- Use the time available to you. Are you waiting for your dinner to finish cooking? Open that catch-all drawer next to you and throw out anything you won’t use or haven’t used for some time. Watching television? Retrieve the unopened mail from the dining room table and sort it during the commercials. As you walk through your office or home, clear any misplaced or nonessential items from floors, tables, and countertops and discard or put them away in their designated spot.
- Add one, eliminate two. Many experts recommend that for every item you bring into your life, you get rid of two. This applies to clothes, shoes, books, magazines, household goods, and just about everything – except your loved ones, that is! It is a practical rule that helps to ensure that you have a place for everything, and that everything fits in its place.
- Apply the “frequency of use” test. Do I use it, wear it, need it frequently enough to justify keeping it? For instance, one wardrobe-paring strategy that Oprah Winfrey made famous involves hanging all the clothes in your closet with the hangers facing in the reverse direction. Once you wear an article of clothing, hang it back up with the hanger facing the right direction. After six months, you’ll be able to tell which clothes you can easily discard, sell, or donate. This strategy can be adapted to evaluate the usefulness of other items in your home or office, as well.
- Evaluate your reasons for acquiring stuff, and consider the full impact and costs of clutter. According to statistics cited by SimplyOrderly, the average American spends 55 minutes a day, or about 12 days per year, looking for things they own but can’t find. Other research cited by the National Association of Professional Organizers reveals that 80 percent of what we own we never use. What a waste of time and money! And those statistics don’t even consider the environmental costs of materialism or the hidden financial burdens of consumerism. How many times have you purchased an item, only to realize that you already had that item? How much credit card debt are you carrying on items that you bought but never use? Has an item that you loved ever been ruined because of improper storage? Are you paying a monthly fee for a storage unit? Are you considering moving to a new home primarily because you need more room for your possessions? What will it cost you to move, and what will the added expense of owning a larger home be?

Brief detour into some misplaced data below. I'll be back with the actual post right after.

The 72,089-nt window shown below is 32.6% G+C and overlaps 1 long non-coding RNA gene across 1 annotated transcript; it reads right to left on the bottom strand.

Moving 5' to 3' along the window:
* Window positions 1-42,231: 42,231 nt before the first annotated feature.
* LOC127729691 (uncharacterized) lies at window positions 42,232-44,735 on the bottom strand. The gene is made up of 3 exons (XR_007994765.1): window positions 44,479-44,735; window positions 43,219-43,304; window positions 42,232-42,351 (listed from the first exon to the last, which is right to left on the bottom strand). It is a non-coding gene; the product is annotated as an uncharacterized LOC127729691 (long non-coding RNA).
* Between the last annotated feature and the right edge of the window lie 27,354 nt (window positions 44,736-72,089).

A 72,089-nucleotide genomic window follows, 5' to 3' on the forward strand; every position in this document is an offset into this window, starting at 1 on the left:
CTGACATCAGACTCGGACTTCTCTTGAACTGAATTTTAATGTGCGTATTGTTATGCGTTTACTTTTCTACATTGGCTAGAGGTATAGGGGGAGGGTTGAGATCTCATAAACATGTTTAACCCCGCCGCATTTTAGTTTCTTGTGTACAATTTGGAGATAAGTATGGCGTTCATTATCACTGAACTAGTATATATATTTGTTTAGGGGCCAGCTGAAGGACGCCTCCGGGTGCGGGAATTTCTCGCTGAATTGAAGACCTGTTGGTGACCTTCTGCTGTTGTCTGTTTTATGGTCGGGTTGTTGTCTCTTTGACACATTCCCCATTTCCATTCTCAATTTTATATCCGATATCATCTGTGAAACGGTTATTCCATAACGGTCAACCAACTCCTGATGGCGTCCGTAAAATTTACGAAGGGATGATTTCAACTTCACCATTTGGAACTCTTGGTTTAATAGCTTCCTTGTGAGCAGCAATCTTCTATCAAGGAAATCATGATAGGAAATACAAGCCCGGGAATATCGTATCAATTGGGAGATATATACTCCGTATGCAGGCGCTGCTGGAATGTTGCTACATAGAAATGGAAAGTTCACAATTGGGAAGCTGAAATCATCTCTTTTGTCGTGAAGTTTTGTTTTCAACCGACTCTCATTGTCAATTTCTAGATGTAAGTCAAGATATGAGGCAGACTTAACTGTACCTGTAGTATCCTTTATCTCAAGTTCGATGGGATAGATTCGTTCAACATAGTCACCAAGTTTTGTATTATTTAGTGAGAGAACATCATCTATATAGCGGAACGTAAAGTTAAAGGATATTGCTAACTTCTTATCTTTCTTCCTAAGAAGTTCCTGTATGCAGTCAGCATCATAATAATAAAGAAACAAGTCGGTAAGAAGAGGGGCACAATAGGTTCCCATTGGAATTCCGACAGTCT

Perhaps it’s time for all of us to consider how, by decluttering our environment, we might enrich our lives, reduce our stress, improve our health, and contribute to the good of others and our fragile planet.
Where to Donate Items in the Capital Region
There are a host of charitable organizations in the Capital Region that accept new or gently used furniture, clothing, footwear, books, and toys, as well as household supplies, personal care items, and food. You may also consider donating items to your local school, prison, church, library, hospital, senior center, or nursing home. Before you donate, though, check the organization’s website or call them directly, as some restrictions may apply.
The following is just a handful of charitable organizations in our area that welcome donated goods:
- Capital City Rescue Mission
- Capital Region Furniture Bank
- Capital Roots
- City Mission of Schenectady
- Dress for Success®
- Equinox Domestic Violence Center
- ERC Community Warehouse
- Grace’s Closet
- Grassroot Givers
- Habitat for Humanity Capital District ReStore
- Habitat for Humanity of Schenectady County
- Homeless and Travelers Aid Society
- Interfaith Partnership for the Homeless
- Jezreel International
- Salvation Army
- Schenectady Home Furnishings Program
- Shelters of Saratoga
- The Addictions Care Center
- Trinity Alliance of the Capital Region
- Troy Area United Ministries
- Unity House ReStyle Thrift Store
- U.S. Committee for Refugees and Immigrants
- YWCA of the Greater Capital Region